The bulb concept for Design 533 also reflects efforts to balance upwind sailing and maneuvering issues with the desire to minimize viscous drag. We chose a chined bulb shape to improve the upwind performance and achieve the deepest center of gravity. The bulb shape was optimized using our understanding of transitional flow mechanics that contributes to reducing the bulb viscous drag.


Deck Geometry and Layout


The deck geometry combines the minimalist coach roof and flattish deck camber of our previous design work with an aggressive cockpit aimed to position crew not hiking as far outboard as possible. Substantial weight savings have beenachieved in the aft cockpit by continuing the cockpit sole out to the hull, thereby eliminating the cockpit sides. The cockpit sole has been sloped down aft of the traveller to minimize its  surface area while enhancing its draining properties. Our vertical transom style has been maintained to position the topmast backstay fittings as far aft as possible, minimizing the mainsail roach and topmast backstay interaction.


Advances in the deck layout are focused on a winch system designed for forestay-less gibing, where two after guys are required to be loaded throughout the maneuver. In this case, the secondary winches, by careful positioning can be used for after guys downwind and topmast backstay upwind. The mainsheet system is a 2:1 "half German" style system led aft to a single pedestal driven winch on centerline. The mainsheet grinder pedestal and primary pedestal are linked below deck to provide maximum horsepower during highly loaded maneuvers.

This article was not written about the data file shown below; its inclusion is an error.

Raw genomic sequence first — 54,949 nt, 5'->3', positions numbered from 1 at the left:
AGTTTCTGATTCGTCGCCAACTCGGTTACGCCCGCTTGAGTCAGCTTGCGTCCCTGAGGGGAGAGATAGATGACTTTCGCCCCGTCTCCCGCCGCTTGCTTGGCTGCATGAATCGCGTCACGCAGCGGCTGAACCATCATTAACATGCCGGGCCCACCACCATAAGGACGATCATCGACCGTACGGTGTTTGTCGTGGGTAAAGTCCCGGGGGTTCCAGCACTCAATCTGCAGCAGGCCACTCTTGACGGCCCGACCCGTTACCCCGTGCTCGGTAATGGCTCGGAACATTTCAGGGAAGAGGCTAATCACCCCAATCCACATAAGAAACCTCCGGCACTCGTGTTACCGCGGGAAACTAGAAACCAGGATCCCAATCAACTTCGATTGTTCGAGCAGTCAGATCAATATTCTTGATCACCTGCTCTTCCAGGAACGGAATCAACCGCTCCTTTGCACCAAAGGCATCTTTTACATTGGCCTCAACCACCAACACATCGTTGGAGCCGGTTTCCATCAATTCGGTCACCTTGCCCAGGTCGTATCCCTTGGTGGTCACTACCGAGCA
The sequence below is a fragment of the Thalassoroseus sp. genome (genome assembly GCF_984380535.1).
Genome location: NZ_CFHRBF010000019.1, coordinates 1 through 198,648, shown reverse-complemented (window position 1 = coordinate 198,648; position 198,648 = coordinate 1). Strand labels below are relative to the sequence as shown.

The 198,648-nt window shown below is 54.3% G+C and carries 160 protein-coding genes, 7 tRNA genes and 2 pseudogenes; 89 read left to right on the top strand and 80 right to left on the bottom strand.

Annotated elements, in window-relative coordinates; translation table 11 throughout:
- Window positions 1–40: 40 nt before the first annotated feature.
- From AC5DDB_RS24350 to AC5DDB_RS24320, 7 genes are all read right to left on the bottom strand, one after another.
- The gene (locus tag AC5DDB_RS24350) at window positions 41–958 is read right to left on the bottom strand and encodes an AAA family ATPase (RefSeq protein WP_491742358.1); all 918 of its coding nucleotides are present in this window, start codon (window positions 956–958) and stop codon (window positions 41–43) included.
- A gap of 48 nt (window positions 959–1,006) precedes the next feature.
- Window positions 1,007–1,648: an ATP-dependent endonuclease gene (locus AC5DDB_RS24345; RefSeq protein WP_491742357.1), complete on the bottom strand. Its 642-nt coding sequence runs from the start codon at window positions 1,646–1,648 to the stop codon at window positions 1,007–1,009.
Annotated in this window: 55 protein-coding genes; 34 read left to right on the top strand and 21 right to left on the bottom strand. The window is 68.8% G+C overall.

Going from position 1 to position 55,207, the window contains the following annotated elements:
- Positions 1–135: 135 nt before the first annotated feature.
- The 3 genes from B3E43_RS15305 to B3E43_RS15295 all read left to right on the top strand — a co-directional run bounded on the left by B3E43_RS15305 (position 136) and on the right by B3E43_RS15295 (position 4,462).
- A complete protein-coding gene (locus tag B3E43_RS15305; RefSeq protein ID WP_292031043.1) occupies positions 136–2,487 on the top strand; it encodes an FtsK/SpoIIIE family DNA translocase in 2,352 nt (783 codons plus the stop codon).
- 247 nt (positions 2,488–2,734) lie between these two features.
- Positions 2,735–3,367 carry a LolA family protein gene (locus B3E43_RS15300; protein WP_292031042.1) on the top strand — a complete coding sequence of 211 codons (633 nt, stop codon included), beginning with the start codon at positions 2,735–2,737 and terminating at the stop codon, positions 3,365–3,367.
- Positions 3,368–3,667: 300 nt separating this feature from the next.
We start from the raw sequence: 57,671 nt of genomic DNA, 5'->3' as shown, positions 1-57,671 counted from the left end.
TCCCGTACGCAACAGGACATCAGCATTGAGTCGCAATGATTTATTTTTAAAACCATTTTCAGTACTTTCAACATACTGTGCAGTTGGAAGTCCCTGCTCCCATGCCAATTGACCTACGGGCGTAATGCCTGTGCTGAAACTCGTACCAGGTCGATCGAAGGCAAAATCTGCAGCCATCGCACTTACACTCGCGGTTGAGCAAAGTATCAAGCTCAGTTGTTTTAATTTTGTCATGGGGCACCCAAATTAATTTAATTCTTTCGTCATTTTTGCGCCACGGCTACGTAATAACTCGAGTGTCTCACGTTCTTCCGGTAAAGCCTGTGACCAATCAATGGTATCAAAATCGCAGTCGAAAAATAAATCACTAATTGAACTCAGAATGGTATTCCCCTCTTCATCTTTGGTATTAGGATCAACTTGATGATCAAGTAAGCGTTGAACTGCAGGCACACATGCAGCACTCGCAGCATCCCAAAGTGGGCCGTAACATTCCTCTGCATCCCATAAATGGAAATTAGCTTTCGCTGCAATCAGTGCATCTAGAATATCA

Hydraulic tensioning systems are in place for both forestay and "code 0" tack line. These systems both utilize through deck sheaves and below deck strops intended to position the actual hydraulic cylinders as far aft and low in the boat as reasonable possible.


Longitudinal jib tracks are combined with in-hauler systems to provide ample sheeting range along side the relatively large class required coach roof. Mainsheet traveller and other control lines are led below deck to maintain clutter free deck space.




The fairly standard 20-degree swept spreader rig has been combined a cathedral style topmast stay system to support "code 0" style upwind spinnakers. In this case the combined stay envelope has been carefully optimized to allow close sheeting of those sails.


The mast has been designed to class rule minimum weight and VCG targets. Where possible, IMS friendly mast and boom dimensions have been pursued to help ensure that the yacht can be competitive in other outside class events.

PHOTOS Click to enlarge.

Farr Yacht Design

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Annapolis, MD 21403